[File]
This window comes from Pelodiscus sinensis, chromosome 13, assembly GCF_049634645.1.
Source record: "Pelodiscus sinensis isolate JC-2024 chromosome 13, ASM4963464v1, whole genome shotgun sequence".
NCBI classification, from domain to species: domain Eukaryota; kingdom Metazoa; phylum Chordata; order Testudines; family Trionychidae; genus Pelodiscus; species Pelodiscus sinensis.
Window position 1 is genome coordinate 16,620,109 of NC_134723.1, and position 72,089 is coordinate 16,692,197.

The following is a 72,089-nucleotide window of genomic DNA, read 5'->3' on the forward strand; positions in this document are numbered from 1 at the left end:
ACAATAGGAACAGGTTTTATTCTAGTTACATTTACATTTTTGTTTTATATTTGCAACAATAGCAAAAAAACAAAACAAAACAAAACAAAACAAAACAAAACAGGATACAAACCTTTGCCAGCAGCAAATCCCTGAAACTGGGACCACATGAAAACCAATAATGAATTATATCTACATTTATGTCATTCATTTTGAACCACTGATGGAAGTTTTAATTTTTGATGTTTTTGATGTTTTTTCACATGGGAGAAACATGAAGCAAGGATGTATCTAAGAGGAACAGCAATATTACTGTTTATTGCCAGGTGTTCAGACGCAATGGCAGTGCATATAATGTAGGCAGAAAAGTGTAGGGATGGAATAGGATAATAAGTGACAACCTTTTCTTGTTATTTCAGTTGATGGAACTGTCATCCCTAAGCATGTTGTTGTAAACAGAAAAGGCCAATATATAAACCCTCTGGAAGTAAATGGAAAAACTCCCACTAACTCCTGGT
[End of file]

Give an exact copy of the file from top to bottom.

This window comes from Pelodiscus sinensis, chromosome 13, assembly GCF_049634645.1.
Source record: "Pelodiscus sinensis isolate JC-2024 chromosome 13, ASM4963464v1, whole genome shotgun sequence".
NCBI classification, from domain to species: domain Eukaryota; kingdom Metazoa; phylum Chordata; order Testudines; family Trionychidae; genus Pelodiscus; species Pelodiscus sinensis.
Window position 1 is genome coordinate 16,620,109 of NC_134723.1, and position 72,089 is coordinate 16,692,197.

The following is a 72,089-nucleotide window of genomic DNA, read 5'->3' on the forward strand; positions in this document are numbered from 1 at the left end:
ACAATAGGAACAGGTTTTATTCTAGTTACATTTACATTTTTGTTTTATATTTGCAACAATAGCAAAAAAACAAAACAAAACAAAACAAAACAAAACAAAACAGGATACAAACCTTTGCCAGCAGCAAATCCCTGAAACTGGGACCACATGAAAACCAATAATGAATTATATCTACATTTATGTCATTCATTTTGAACCACTGATGGAAGTTTTAATTTTTGATGTTTTTGATGTTTTTTCACATGGGAGAAACATGAAGCAAGGATGTATCTAAGAGGAACAGCAATATTACTGTTTATTGCCAGGTGTTCAGACGCAATGGCAGTGCATATAATGTAGGCAGAAAAGTGTAGGGATGGAATAGGATAATAAGTGACAACCTTTTCTTGTTATTTCAGTTGATGGAACTGTCATCCCTAAGCATGTTGTTGTAAACAGAAAAGGCCAATATATAAACCCTCTGGAAGTAAATGGAAAAACTCCCACTAACTCCTGGT